Three old war horses from the era of the SS Marine Electric showed up at the formal US Coast Guard Marine Board of Investigation into the sinking of the El Faro. I was one of them. Michael Carr, then a Coast Guard salvage diver was another. And the guy who deserves the most honor, Peter Lauridsen, who was the head of the Marine Board that looked into the causes of the wreck — and set new policy that safeguarded our vessels for 30 years.
All three of us had no business reason for showing up. All of us thought we just had to, that we were compelled to represent the men lost on the Marine Electric and the brave men, some of them gone now, who stood up to make sure the system worked well.
Michael Carr was kind in reflecting on my book, “Until the Sea Shall Free Them” and my portrayal of him. “You got me ABSOLUTELY right,” he said. “I could not believe it.”
Carr is an experienced sea captain these days and has posted some of the best commentary about the El Faro. It is highly reasoned, analytical, and brings together many disciplines. I may have been his favorite read then. He’s mine now
Back then, he was a salvage diver — and a hot-headed Coast Guard lieutenant who as he says, “should have been court martialed.”
As the choppers began to search for the Marine Electric off the shores of Virginia, Carr announced to his commanding officer that he was going along to help get the men into the chopper baskets. This at a time when there was no rescue swimmer service in the Coast Guard. And when Carr was not assigned to “SAR.”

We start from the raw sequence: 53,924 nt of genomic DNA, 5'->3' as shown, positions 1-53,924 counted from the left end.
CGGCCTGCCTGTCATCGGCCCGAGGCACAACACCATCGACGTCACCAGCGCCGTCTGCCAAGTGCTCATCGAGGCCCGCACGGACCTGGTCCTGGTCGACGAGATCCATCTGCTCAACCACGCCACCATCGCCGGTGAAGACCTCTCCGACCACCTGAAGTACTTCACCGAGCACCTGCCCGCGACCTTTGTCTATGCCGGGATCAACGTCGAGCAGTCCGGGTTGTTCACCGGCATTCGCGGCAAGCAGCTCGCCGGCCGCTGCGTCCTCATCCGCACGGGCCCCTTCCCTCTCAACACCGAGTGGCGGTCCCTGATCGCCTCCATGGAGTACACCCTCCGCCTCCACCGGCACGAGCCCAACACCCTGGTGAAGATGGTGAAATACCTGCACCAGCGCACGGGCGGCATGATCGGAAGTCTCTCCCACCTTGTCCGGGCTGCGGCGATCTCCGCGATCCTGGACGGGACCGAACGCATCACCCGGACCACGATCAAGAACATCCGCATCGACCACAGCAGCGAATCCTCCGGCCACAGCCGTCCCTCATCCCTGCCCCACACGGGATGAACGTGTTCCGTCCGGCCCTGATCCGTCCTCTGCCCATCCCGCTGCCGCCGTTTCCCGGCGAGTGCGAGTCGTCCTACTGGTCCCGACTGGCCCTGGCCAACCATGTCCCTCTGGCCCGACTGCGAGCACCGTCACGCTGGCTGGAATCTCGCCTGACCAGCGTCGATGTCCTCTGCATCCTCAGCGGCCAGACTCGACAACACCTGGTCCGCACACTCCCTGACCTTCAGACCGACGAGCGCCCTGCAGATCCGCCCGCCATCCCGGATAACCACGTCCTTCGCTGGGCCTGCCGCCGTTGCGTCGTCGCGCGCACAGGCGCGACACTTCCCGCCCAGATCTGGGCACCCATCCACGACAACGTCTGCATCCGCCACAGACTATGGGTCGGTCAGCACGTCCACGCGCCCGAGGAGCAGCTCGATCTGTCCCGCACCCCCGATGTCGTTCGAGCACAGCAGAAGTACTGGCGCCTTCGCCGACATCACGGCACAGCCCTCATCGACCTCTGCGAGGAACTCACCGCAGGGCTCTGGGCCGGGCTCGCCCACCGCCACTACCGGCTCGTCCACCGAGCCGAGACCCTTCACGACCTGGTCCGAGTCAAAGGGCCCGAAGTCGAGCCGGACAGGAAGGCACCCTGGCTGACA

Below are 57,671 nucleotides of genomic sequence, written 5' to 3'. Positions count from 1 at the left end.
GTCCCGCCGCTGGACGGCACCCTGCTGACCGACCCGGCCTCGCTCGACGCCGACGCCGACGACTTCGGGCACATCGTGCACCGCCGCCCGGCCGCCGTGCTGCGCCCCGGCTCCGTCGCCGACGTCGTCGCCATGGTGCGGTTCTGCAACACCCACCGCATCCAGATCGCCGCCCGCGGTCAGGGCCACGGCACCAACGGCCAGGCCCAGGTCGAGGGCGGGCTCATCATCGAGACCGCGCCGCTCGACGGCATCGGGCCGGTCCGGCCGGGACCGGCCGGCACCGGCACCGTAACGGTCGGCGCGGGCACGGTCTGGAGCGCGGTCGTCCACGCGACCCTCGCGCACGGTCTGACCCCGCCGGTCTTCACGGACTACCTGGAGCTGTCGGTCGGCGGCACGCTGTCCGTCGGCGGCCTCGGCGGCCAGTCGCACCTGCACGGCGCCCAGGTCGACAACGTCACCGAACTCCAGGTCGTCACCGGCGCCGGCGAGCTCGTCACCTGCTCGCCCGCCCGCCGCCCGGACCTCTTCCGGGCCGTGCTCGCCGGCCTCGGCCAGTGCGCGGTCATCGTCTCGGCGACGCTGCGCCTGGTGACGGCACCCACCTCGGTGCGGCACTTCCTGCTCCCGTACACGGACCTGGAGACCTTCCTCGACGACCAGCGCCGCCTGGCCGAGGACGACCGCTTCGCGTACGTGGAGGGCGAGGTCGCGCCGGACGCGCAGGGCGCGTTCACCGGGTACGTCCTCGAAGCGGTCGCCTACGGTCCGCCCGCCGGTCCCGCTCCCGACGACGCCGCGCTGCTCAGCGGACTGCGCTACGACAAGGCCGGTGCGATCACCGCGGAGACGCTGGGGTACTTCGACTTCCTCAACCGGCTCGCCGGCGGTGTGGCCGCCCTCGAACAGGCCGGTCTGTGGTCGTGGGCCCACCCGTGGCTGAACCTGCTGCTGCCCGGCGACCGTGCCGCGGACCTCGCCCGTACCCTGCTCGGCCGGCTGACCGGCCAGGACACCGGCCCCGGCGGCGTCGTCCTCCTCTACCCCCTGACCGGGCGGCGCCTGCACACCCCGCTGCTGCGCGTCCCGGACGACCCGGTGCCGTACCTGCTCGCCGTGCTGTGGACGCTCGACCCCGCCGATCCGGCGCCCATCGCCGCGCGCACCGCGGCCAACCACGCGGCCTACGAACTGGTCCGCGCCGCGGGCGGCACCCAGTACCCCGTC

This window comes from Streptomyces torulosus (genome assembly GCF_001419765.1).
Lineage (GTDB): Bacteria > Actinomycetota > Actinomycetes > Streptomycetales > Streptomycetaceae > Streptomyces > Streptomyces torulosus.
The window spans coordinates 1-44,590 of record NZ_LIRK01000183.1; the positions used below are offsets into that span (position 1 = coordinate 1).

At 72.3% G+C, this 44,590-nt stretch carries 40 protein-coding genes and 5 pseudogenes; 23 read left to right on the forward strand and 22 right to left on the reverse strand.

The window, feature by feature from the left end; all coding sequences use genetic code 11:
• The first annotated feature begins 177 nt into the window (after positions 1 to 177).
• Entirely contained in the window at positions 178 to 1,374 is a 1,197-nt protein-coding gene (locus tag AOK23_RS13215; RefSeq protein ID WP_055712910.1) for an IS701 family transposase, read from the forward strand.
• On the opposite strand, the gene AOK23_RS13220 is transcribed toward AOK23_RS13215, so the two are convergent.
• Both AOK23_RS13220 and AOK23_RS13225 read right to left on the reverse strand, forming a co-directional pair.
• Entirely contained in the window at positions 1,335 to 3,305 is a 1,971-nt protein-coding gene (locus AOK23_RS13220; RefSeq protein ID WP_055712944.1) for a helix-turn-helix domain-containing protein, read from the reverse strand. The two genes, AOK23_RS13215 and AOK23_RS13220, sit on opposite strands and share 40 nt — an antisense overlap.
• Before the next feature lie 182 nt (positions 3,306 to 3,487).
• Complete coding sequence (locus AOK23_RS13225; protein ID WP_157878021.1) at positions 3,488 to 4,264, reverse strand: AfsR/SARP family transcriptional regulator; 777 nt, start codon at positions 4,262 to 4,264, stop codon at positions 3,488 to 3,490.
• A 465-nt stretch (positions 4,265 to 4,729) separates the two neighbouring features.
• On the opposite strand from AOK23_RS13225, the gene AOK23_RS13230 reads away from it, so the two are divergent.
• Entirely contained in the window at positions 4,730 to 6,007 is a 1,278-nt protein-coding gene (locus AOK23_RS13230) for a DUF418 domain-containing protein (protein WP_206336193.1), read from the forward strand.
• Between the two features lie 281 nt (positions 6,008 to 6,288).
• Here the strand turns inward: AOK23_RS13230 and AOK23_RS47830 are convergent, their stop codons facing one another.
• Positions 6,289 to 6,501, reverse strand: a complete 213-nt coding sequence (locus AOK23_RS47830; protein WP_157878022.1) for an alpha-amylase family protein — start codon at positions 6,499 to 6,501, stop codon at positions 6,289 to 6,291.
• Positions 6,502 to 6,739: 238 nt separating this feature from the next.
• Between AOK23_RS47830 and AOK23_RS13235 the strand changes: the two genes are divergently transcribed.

You are a salvage diver, his commanding officer said. You’ll get yourself killed. Carr responded with an expletive that suggested his commander should do some odd things to himself and that Carr was going out on the chopper.
The tempers cooled. The order to stand down stood. Only after the Marine Electric was the rescue swimmer school founded within the Coast Guard, but Carr should perhaps be considered its first volunteer.
If I nailed Carr’s character, Peter Lauridsen was the guy I shortchanged. Certainly, the book honored him as the head of the Marine Board that set new standards for ship safety and marine boards in general. Certainly, he was one of the good guys and hero.
But in writing the book, I never reached Peter for the sort of long de-brief needed to do it right. I know I put out the call. I’m not sure he ever got it.
What I did not do was make the second and third and fourth calls — the ones that are part of my regular trade craft. To this day, I am not sure how this happened. I talked at length with the other two board members. I missed Peter completely. My fault, not his.
Only years later as I came to know Peter better at talks and presentations did I understand that the book was far poorer for my slip-up.
For one thing, one of the characters in the book suggested that Lauridsen was somehow gunning for admiral. The quote was right. That is the way the character saw the world. But nothing in Peter’s character tells me that assessment is correct. He is a man of good intentions and honor. I ought to have made that clearer in my words. I ought to have sought out Peter’s words and insights into the board.
So that is one of the few regrets I have about Until the Sea Shall Free Them.
My apologies, readers. My apologies, Peter.